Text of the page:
Apple claimed the title yesterday, becoming the first U.S. publicly traded company to hit the 12-zero mark.
However, you might be surprised to find that Apple is not the first company to achieve this distinction. Even more surprising: You’ve probably never heard of the company that beat it, PetroChina (NYSE:PTR).
PetroChina is a state-controlled company in China, and when it went public, it was the country’s top oil and gas producer. The company debuted on the Shanghai Stock Exchange on Nov. 5, 2007, and became the first company to top $1 trillion in valuation on its very first day of trading. This lofty achievement was fueled in part by the fact that the price of the stock nearly tripled on its inaugural day on the market.
At the end of its first day of trading on the Shanghai exchange, PetroChina was valued at 54 times its estimated earnings per share, about triple the average valuation of 18 times among its oil company peers.
The good times for PetroChina didn’t last, however. A look today reveals a company that’s a shadow of its former self, with a market cap of roughly $200 billion. What led to the spectacular rise and fall of this stock — and are there any parallels that Apple investors should worry about?
Macroeconomic factors were at play
A number of issues contributed to the company’s unprecedented ascent. PetroChina’s shares were already traded in Hong Kong and New York but had been unavailable to small investors in mainland China. It’s telling that on the day shares gained as much as 191% on the Shanghai exchange, they fell about 6.6% on the Hong Kong exchange. So what led to the disparity?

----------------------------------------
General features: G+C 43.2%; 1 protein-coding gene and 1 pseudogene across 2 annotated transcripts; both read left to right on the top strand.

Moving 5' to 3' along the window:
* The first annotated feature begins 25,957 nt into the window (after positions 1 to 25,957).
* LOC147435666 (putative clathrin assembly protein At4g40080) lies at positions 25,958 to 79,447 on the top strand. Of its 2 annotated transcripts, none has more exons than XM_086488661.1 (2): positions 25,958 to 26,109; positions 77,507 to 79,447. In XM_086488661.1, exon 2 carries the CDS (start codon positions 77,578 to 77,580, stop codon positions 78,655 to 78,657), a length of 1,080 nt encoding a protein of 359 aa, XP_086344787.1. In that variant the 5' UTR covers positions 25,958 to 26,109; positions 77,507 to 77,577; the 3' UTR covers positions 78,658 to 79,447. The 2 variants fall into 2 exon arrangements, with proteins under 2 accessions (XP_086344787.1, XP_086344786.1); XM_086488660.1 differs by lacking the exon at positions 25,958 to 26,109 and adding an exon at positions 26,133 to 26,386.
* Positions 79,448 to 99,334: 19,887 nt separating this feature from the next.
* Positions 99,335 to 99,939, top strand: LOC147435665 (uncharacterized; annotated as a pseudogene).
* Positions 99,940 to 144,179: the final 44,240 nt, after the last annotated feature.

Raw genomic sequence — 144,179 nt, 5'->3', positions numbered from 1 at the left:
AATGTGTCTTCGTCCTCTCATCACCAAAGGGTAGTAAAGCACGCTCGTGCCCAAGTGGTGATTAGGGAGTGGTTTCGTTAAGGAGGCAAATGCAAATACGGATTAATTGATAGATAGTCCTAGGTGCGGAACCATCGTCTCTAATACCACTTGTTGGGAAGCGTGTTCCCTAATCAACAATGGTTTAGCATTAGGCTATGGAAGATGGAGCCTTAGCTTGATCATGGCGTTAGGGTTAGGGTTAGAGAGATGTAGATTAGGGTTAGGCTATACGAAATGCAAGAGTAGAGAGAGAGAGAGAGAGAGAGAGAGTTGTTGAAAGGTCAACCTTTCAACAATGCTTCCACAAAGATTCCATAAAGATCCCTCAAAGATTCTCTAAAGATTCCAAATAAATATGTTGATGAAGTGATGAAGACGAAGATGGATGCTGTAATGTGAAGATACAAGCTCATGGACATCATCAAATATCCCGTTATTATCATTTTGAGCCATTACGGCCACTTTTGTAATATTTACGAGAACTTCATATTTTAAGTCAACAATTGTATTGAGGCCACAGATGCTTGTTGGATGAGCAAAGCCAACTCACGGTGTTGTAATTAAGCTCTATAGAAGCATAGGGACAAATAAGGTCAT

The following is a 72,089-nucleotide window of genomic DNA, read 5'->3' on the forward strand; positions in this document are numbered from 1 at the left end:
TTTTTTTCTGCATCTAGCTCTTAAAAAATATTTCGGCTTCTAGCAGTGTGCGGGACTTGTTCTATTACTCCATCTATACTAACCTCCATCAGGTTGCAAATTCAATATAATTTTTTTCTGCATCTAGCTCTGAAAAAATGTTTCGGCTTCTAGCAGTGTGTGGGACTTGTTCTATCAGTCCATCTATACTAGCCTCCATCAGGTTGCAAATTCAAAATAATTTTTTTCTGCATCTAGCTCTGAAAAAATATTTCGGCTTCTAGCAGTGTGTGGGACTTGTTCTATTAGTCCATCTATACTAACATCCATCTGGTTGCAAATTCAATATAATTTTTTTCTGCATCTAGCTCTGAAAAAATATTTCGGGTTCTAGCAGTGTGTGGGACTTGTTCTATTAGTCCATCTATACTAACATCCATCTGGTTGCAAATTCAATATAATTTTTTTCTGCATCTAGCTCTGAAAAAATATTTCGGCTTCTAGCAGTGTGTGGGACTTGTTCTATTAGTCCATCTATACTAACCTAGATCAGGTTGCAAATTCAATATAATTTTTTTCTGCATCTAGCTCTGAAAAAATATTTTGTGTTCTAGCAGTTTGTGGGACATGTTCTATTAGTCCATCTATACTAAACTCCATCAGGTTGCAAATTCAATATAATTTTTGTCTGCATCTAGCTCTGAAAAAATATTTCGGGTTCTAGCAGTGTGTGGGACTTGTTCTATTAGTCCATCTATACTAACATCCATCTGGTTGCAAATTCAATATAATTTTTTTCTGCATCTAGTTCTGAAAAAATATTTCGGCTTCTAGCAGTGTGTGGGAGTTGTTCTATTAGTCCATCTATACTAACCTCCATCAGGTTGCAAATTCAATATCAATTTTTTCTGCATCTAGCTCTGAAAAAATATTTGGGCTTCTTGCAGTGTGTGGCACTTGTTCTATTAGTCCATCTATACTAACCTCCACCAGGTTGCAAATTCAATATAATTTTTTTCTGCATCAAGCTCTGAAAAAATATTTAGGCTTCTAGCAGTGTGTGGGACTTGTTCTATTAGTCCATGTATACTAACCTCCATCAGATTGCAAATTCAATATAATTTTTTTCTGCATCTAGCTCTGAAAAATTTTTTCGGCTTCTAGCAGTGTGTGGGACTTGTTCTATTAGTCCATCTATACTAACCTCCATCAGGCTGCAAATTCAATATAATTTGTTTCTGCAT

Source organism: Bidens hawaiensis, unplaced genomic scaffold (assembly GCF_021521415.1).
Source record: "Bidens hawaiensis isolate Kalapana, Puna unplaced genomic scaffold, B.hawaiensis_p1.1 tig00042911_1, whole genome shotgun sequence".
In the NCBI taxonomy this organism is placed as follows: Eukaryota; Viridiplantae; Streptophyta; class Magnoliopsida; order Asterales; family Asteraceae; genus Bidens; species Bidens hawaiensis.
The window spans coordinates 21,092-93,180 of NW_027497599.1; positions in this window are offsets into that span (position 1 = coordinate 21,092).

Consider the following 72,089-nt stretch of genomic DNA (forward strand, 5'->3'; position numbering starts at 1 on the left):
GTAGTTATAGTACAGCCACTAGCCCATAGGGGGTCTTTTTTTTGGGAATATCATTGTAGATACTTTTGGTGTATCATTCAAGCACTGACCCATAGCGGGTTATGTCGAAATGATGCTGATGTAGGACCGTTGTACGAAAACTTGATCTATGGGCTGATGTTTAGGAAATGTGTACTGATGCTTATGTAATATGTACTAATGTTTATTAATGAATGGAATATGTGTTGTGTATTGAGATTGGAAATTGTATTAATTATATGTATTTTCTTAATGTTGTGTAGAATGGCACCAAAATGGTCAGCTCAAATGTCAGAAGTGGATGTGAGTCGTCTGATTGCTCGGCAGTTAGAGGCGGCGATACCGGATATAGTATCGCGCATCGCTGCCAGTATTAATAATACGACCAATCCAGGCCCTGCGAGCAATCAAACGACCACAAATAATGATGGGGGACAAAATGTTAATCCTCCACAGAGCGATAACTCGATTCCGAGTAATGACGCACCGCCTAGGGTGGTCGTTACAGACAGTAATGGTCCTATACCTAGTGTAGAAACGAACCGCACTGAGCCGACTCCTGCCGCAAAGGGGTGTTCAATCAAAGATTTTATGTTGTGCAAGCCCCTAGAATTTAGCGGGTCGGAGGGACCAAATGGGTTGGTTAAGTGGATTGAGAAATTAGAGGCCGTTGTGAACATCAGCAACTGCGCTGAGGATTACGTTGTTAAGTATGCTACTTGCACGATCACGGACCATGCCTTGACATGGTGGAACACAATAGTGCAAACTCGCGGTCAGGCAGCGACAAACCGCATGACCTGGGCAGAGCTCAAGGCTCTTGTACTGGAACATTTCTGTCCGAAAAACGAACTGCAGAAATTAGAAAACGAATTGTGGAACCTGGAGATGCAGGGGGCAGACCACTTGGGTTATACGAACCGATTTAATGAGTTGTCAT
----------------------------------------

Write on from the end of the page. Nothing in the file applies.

At the time, China was experiencing its fifth consecutive year of double-digit economic growth. During 2007, the country’s economy expanded at 11.4%, on top of the 11.1% growth produced the year before. Additionally, between 2005 and 2008, China’s middle class grew by 22%, adding 14.5 million net new members. At the same time, disposable income was rising, having skyrocketed 50% over the previous half-decade.
Consumers in China had to contend with the low-interest rates paid by state-owned banks as the sole outlet for their newfound wealth. China’s stock market had soared since late 2006, drawing in many unseasoned investors. It’s also important to remember that at the time of PetroChina’s Shanghai debut, crude oil was nearing $100 per barrel. This combination of factors led to a surge in speculative investing that fed off the growing euphoria, leading to a classic bubble — and PetroChina was in the right place at the right time.
PetroChina’s rise to dizzying heights was short-lived, as the company was soon hit with a double whammy: the stock market bubble that led to 500% market gains over two years was on the verge of an epic collapse that would wipe out 45% of its value in a matter of months, and the price of oil began its precipitous fall to below $34 per barrel.